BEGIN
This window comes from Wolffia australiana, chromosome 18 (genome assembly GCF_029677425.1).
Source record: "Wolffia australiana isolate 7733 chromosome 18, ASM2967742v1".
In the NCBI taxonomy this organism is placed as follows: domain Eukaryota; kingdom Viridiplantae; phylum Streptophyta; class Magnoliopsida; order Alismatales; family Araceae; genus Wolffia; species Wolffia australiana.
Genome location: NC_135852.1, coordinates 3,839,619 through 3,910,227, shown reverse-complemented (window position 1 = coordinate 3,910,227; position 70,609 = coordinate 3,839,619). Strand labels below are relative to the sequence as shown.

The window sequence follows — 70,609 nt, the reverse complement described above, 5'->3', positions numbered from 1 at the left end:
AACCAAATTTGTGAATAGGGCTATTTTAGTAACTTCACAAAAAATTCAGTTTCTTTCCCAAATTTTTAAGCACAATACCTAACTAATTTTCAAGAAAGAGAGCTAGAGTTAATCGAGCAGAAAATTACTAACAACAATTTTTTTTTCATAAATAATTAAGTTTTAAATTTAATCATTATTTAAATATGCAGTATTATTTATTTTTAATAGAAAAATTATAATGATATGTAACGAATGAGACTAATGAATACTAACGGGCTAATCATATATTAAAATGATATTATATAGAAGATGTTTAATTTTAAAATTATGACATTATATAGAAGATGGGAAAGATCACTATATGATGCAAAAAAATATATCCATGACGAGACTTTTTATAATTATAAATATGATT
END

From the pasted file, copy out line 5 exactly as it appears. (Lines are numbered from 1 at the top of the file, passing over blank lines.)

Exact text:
The window sequence follows — 70,609 nt, the reverse complement described above, 5'->3', positions numbered from 1 at the left end: